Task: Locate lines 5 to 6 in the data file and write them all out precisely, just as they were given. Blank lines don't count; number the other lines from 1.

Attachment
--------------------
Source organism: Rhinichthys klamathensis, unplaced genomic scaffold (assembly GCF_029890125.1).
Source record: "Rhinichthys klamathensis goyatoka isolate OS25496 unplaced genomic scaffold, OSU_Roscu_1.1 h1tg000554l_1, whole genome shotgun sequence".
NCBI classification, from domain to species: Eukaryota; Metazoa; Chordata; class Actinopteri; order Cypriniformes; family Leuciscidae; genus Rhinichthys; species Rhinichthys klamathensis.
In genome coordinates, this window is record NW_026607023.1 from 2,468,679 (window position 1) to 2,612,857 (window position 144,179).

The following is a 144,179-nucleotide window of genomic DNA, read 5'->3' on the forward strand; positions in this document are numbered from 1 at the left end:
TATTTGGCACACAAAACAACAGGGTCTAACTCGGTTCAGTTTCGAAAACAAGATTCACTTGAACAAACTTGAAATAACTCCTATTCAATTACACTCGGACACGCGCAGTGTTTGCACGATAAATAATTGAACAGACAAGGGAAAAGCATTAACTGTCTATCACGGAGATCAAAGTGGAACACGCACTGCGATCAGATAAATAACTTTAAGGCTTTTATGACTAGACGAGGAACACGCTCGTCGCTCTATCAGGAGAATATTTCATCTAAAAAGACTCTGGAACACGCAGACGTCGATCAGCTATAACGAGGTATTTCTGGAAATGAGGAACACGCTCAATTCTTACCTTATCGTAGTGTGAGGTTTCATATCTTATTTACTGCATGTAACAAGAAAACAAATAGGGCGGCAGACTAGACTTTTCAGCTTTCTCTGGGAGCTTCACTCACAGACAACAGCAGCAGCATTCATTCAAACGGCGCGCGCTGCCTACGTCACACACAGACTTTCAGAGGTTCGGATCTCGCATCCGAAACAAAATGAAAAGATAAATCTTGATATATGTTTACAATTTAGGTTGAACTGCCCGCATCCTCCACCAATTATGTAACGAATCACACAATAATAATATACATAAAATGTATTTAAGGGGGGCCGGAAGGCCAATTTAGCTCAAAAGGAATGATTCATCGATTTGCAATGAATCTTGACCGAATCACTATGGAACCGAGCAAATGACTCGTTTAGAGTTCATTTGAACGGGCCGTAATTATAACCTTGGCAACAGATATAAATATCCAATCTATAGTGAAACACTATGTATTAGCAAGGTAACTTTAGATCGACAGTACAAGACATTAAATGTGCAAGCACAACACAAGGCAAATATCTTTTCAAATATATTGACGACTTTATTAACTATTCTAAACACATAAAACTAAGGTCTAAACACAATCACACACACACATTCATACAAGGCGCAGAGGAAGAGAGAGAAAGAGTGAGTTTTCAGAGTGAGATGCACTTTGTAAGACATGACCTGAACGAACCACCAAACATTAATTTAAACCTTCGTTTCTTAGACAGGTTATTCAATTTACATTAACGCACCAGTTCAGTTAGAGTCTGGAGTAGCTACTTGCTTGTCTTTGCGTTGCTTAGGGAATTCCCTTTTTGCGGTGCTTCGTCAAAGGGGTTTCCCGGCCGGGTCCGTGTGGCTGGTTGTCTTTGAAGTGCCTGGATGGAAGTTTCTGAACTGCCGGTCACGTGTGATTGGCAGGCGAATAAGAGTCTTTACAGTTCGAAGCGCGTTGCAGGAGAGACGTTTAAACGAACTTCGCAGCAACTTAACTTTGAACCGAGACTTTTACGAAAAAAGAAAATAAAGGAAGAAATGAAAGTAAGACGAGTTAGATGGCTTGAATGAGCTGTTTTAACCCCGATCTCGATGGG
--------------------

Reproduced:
The following is a 144,179-nucleotide window of genomic DNA, read 5'->3' on the forward strand; positions in this document are numbered from 1 at the left end:
TATTTGGCACACAAAACAACAGGGTCTAACTCGGTTCAGTTTCGAAAACAAGATTCACTTGAACAAACTTGAAATAACTCCTATTCAATTACACTCGGACACGCGCAGTGTTTGCACGATAAATAATTGAACAGACAAGGGAAAAGCATTAACTGTCTATCACGGAGATCAAAGTGGAACACGCACTGCGATCAGATAAATAACTTTAAGGCTTTTATGACTAGACGAGGAACACGCTCGTCGCTCTATCAGGAGAATATTTCATCTAAAAAGACTCTGGAACACGCAGACGTCGATCAGCTATAACGAGGTATTTCTGGAAATGAGGAACACGCTCAATTCTTACCTTATCGTAGTGTGAGGTTTCATATCTTATTTACTGCATGTAACAAGAAAACAAATAGGGCGGCAGACTAGACTTTTCAGCTTTCTCTGGGAGCTTCACTCACAGACAACAGCAGCAGCATTCATTCAAACGGCGCGCGCTGCCTACGTCACACACAGACTTTCAGAGGTTCGGATCTCGCATCCGAAACAAAATGAAAAGATAAATCTTGATATATGTTTACAATTTAGGTTGAACTGCCCGCATCCTCCACCAATTATGTAACGAATCACACAATAATAATATACATAAAATGTATTTAAGGGGGGCCGGAAGGCCAATTTAGCTCAAAAGGAATGATTCATCGATTTGCAATGAATCTTGACCGAATCACTATGGAACCGAGCAAATGACTCGTTTAGAGTTCATTTGAACGGGCCGTAATTATAACCTTGGCAACAGATATAAATATCCAATCTATAGTGAAACACTATGTATTAGCAAGGTAACTTTAGATCGACAGTACAAGACATTAAATGTGCAAGCACAACACAAGGCAAATATCTTTTCAAATATATTGACGACTTTATTAACTATTCTAAACACATAAAACTAAGGTCTAAACACAATCACACACACACATTCATACAAGGCGCAGAGGAAGAGAGAGAAAGAGTGAGTTTTCAGAGTGAGATGCACTTTGTAAGACATGACCTGAACGAACCACCAAACATTAATTTAAACCTTCGTTTCTTAGACAGGTTATTCAATTTACATTAACGCACCAGTTCAGTTAGAGTCTGGAGTAGCTACTTGCTTGTCTTTGCGTTGCTTAGGGAATTCCCTTTTTGCGGTGCTTCGTCAAAGGGGTTTCCCGGCCGGGTCCGTGTGGCTGGTTGTCTTTGAAGTGCCTGGATGGAAGTTTCTGAACTGCCGGTCACGTGTGATTGGCAGGCGAATAAGAGTCTTTACAGTTCGAAGCGCGTTGCAGGAGAGACGTTTAAACGAACTTCGCAGCAACTTAACTTTGAACCGAGACTTTTACGAAAAAAGAAAATAAAGGAAGAAATGAAAGTAAGACGAGTTAGATGGCTTGAATGAGCTGTTTTAACCCCGATCTCGATGGG